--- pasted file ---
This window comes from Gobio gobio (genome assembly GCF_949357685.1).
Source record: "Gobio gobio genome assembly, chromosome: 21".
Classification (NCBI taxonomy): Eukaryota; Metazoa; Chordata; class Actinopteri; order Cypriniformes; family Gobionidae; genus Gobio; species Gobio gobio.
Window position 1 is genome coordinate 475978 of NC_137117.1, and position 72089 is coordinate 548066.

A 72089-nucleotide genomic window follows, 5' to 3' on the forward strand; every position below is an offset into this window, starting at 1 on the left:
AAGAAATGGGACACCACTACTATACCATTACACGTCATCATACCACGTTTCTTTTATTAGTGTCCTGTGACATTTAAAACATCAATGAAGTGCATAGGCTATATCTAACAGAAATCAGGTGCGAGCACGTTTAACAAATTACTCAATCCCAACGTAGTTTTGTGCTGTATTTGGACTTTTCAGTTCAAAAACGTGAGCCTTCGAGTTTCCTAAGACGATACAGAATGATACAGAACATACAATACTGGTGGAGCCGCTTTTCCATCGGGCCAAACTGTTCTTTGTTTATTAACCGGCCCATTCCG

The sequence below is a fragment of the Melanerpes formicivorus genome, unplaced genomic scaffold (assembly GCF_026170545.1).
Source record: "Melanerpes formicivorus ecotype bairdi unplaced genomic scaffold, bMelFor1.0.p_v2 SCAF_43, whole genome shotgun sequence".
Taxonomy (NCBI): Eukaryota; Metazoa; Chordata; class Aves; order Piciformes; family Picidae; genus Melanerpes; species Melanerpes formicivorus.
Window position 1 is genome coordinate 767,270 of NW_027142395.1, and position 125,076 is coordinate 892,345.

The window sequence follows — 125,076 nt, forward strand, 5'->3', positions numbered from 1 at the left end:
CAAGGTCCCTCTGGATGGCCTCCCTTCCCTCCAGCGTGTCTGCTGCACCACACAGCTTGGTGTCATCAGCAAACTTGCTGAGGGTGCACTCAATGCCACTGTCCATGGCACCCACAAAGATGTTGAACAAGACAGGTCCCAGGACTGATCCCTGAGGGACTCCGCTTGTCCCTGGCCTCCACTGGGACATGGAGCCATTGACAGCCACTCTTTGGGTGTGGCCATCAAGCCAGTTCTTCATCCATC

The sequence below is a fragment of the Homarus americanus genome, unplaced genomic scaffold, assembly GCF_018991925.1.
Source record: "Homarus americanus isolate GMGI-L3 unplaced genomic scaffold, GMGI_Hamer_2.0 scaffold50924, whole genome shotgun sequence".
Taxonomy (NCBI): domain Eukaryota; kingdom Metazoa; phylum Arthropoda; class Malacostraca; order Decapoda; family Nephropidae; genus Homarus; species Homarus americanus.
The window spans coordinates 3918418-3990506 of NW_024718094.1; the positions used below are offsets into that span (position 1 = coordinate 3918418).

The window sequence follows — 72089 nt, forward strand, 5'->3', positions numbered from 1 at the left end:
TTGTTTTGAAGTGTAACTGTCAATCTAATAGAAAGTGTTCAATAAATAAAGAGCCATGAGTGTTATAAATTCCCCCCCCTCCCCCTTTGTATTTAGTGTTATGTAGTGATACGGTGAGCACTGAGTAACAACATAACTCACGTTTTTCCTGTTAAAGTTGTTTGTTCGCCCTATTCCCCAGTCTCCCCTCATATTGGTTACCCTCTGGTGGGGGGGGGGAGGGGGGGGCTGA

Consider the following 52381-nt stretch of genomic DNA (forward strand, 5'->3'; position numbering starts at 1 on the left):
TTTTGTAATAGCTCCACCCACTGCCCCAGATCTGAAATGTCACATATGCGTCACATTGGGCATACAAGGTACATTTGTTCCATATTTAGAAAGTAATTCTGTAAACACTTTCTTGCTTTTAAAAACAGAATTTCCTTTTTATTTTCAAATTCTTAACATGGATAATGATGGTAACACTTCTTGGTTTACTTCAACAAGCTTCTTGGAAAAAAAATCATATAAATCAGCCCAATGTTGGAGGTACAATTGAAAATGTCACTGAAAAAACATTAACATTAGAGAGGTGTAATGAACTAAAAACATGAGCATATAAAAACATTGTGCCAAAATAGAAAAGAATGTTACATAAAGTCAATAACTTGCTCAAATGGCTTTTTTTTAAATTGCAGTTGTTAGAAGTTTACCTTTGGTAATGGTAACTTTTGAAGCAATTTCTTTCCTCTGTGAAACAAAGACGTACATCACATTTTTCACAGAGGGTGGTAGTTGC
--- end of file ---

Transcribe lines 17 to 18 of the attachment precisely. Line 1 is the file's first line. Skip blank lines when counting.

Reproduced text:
The window sequence follows — 72089 nt, forward strand, 5'->3', positions numbered from 1 at the left end:
TTGTTTTGAAGTGTAACTGTCAATCTAATAGAAAGTGTTCAATAAATAAAGAGCCATGAGTGTTATAAATTCCCCCCCCTCCCCCTTTGTATTTAGTGTTATGTAGTGATACGGTGAGCACTGAGTAACAACATAACTCACGTTTTTCCTGTTAAAGTTGTTTGTTCGCCCTATTCCCCAGTCTCCCCTCATATTGGTTACCCTCTGGTGGGGGGGGGGAGGGGGGGGCTGA